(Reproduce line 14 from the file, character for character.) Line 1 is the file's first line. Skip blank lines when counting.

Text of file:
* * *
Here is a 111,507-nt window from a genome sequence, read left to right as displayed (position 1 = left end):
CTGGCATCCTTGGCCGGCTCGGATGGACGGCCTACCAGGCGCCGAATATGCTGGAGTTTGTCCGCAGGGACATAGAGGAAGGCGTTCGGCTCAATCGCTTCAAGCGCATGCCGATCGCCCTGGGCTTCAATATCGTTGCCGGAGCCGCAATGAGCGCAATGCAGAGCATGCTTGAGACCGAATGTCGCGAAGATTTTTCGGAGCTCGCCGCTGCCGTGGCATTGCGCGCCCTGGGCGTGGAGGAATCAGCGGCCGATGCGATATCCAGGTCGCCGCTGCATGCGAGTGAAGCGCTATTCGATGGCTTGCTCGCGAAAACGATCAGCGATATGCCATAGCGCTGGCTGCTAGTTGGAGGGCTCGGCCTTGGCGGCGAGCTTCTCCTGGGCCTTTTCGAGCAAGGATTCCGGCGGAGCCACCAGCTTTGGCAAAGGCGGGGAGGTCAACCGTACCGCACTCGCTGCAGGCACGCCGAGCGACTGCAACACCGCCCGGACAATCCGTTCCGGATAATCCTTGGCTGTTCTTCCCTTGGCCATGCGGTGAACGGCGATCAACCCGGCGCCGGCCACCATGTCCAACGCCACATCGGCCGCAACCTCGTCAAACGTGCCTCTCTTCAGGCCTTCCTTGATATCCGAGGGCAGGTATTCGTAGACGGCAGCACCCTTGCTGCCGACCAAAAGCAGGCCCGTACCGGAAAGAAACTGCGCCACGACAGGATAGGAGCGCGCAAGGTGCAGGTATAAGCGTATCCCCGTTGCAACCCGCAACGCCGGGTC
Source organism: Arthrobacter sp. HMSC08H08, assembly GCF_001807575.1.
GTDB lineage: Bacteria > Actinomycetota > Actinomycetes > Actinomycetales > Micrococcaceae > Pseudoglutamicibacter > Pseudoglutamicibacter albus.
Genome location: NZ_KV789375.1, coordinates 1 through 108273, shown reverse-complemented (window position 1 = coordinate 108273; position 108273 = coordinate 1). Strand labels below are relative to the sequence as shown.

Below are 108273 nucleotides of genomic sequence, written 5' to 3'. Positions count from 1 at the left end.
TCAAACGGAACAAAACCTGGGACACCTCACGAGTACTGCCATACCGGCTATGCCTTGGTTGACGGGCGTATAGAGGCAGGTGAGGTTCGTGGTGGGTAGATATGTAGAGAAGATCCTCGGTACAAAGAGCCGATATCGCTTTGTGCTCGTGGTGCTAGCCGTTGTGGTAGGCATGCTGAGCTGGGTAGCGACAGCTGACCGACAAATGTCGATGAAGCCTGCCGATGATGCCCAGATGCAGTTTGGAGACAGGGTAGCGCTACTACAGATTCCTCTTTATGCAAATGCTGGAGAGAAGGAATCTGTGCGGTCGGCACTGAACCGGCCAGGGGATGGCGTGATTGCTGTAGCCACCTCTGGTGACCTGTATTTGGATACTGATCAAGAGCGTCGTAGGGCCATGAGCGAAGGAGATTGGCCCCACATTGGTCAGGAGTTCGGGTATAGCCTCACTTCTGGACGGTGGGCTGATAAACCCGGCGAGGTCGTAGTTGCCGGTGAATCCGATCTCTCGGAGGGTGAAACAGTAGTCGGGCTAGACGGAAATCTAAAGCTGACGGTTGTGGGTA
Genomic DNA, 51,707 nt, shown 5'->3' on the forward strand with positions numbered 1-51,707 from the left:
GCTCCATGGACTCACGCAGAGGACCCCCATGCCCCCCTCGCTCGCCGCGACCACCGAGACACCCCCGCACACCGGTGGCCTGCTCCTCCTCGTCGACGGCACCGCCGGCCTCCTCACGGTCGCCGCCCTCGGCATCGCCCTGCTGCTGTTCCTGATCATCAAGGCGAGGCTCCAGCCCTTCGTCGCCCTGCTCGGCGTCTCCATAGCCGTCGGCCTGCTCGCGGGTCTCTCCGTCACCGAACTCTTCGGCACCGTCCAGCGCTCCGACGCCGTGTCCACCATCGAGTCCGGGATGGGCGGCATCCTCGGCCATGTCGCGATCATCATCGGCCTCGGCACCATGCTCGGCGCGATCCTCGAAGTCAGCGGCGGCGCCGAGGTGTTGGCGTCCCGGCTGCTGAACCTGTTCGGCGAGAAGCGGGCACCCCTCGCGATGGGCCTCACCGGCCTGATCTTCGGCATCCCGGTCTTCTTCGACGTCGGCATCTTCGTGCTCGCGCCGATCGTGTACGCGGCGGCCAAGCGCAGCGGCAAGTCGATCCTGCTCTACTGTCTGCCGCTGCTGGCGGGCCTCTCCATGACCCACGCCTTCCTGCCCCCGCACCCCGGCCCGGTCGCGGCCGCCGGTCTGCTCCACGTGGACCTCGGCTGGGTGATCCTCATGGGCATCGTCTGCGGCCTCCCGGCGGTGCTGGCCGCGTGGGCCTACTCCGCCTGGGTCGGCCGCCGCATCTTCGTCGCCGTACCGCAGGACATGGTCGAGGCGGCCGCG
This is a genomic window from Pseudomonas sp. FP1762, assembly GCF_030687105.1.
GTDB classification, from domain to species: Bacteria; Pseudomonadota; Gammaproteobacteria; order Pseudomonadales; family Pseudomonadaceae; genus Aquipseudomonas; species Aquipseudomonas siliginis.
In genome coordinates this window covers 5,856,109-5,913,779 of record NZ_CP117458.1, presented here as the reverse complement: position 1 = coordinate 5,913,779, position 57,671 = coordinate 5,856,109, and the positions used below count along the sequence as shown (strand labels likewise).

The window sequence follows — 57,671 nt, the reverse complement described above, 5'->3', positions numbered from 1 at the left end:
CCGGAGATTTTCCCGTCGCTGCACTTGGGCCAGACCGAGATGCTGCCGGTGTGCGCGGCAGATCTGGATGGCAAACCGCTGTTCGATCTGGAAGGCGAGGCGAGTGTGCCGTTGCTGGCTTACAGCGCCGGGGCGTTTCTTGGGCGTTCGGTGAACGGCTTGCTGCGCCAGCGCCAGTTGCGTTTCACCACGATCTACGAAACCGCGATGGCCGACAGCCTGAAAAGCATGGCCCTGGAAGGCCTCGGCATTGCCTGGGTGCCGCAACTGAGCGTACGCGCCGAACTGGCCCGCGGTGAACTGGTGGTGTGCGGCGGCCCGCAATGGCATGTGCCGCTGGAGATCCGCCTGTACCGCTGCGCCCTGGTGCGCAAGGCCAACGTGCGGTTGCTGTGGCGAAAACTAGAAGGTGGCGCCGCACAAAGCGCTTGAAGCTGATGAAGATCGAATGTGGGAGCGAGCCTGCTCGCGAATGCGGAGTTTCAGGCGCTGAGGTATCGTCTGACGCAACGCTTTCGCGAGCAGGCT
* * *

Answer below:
CCGGAGATTTTCCCGTCGCTGCACTTGGGCCAGACCGAGATGCTGCCGGTGTGCGCGGCAGATCTGGATGGCAAACCGCTGTTCGATCTGGAAGGCGAGGCGAGTGTGCCGTTGCTGGCTTACAGCGCCGGGGCGTTTCTTGGGCGTTCGGTGAACGGCTTGCTGCGCCAGCGCCAGTTGCGTTTCACCACGATCTACGAAACCGCGATGGCCGACAGCCTGAAAAGCATGGCCCTGGAAGGCCTCGGCATTGCCTGGGTGCCGCAACTGAGCGTACGCGCCGAACTGGCCCGCGGTGAACTGGTGGTGTGCGGCGGCCCGCAATGGCATGTGCCGCTGGAGATCCGCCTGTACCGCTGCGCCCTGGTGCGCAAGGCCAACGTGCGGTTGCTGTGGCGAAAACTAGAAGGTGGCGCCGCACAAAGCGCTTGAAGCTGATGAAGATCGAATGTGGGAGCGAGCCTGCTCGCGAATGCGGAGTTTCAGGCGCTGAGGTATCGTCTGACGCAACGCTTTCGCGAGCAGGCT